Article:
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Reprinted with permission from A Compendium of Sources in Halacha and the Environment, to be published by Canfei Nesharim.
In 1968, in one of the seminal articles written on the subject of environment protection, Garrett Hardin assured himself a place in the annals of the environmental movement. His article entitled The Tragedy of the Commons became a “must-read” for every budding environmentalist in the nation, if not the world.
The Problem of the Commons
The Tragedy of the Commons describes the ruination of a common pastureland, called the commons, by the herdsmen who share it. Each herdsman knows that for every additional animal he adds to his herd, he will recoup all the benefits, whereas the costs–in terms of pasturage for the animal and any damage to the commons caused by additional overgrazing–will be shared by everyone. Therefore, each herdsman tries to maximize the size of his herd, at the expense of everyone else.
In Hardin’s words: “Therein is the tragedy. Each man is locked into a system that compels him to increase his herd without limit–in a world that is limited. Ruin is the destination toward which all men rush, each pursuing his own best interest in a society that believes in the freedom of the commons. Freedom in a commons brings ruin to all.”
Hardin uses the hypothetical case of a common pasture to illustrate what he feared would be the fate of mankind in the limited global ecosystem. The environment–our life support system–is also a commons, shared by all. From a narrow economic point of view, it makes sense for each individual or corporation to maximize his profit by exploiting the environment as much as possible. The profits will be all his, and the costs, in terms of pollution and the exhaustion of resources, will have to be shared by everyone using the commons. When a large group of individuals act in this manner, the environment–and ultimately everyone–suffers.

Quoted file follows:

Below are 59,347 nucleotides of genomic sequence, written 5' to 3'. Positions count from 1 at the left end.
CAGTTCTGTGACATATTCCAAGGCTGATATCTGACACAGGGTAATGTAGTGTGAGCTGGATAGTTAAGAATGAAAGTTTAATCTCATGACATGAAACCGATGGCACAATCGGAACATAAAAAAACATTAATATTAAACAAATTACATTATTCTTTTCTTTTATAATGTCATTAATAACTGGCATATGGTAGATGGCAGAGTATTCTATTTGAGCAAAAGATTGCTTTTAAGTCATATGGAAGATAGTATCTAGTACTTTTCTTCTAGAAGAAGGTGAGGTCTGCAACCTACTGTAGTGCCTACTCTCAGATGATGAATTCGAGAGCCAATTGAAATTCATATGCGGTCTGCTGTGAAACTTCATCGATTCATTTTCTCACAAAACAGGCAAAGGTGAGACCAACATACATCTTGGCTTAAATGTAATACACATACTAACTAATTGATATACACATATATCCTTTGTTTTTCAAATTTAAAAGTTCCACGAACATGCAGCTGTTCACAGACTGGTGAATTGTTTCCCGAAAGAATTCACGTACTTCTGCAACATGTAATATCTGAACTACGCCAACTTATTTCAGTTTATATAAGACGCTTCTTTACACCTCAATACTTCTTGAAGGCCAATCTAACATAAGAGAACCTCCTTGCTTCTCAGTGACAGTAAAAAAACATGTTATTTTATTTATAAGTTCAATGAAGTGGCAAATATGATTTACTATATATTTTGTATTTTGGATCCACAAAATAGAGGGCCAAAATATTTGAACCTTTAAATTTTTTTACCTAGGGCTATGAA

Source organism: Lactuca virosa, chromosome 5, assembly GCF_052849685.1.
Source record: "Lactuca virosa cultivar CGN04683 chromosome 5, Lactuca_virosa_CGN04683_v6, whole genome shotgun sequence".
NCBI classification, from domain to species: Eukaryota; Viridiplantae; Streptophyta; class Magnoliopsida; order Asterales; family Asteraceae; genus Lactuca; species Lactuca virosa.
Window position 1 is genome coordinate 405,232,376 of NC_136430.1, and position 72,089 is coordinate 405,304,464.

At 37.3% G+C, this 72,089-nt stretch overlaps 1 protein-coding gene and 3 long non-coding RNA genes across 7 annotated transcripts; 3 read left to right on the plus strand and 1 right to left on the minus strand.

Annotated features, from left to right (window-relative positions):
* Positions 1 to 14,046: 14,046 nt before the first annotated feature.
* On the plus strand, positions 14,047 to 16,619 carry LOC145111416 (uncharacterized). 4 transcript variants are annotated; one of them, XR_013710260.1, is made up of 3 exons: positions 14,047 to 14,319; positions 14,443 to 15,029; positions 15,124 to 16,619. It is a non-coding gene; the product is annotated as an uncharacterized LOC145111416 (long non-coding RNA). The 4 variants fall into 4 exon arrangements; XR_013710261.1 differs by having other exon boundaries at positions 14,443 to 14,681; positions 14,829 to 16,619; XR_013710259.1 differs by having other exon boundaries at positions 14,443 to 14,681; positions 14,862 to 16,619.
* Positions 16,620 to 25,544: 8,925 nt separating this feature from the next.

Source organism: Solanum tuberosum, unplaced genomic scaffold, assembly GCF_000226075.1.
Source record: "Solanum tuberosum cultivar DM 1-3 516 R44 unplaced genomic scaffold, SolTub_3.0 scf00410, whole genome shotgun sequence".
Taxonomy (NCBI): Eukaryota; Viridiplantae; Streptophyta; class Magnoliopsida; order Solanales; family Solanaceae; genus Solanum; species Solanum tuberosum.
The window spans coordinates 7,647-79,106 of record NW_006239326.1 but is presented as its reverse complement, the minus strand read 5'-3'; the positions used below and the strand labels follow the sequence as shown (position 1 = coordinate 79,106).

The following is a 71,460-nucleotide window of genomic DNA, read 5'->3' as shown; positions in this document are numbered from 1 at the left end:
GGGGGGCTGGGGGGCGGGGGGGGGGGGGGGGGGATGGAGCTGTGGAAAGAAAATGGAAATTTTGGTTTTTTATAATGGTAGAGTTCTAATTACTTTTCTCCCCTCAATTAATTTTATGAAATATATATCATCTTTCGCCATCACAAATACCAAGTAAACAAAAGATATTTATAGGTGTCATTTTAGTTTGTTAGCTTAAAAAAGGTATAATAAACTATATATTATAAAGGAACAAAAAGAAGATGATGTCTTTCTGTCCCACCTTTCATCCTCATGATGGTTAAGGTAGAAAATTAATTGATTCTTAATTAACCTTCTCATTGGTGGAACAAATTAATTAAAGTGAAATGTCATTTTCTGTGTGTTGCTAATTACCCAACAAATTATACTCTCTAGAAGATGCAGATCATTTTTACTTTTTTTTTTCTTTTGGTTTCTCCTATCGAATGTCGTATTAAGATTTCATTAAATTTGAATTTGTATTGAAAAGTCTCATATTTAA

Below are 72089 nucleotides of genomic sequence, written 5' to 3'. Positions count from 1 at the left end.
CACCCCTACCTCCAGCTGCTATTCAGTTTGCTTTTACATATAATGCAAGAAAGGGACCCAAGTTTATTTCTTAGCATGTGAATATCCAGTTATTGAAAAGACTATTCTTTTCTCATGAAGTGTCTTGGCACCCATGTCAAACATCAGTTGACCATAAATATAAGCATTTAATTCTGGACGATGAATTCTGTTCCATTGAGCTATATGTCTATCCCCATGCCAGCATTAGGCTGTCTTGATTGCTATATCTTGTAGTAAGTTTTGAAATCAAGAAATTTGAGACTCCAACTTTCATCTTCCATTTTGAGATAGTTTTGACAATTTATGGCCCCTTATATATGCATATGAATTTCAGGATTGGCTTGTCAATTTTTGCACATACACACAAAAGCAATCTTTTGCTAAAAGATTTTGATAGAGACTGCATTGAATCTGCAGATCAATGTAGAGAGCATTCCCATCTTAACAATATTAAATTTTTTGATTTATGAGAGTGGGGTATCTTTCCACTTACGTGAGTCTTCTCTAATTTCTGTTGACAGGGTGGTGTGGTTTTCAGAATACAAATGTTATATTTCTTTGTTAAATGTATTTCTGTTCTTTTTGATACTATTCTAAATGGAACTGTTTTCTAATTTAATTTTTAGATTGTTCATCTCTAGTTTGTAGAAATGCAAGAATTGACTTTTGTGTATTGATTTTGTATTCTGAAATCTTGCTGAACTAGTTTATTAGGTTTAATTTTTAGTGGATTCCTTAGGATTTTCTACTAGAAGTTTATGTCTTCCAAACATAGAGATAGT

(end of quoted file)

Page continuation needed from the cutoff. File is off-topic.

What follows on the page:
Solving the Problem
Different approaches have been offered towards solving the problem of the commons. Free-market economists suggest that privatization of public resources is the answer. Once the resources go from a public good to a privately-owned good, the owners will have the incentive to conserve, or otherwise protect their property. Others, such as Hardin, take a very different approach. They suggest that the answer is increased government intervention to limit freedom of usage of the commons and protect it for the current and future generations.
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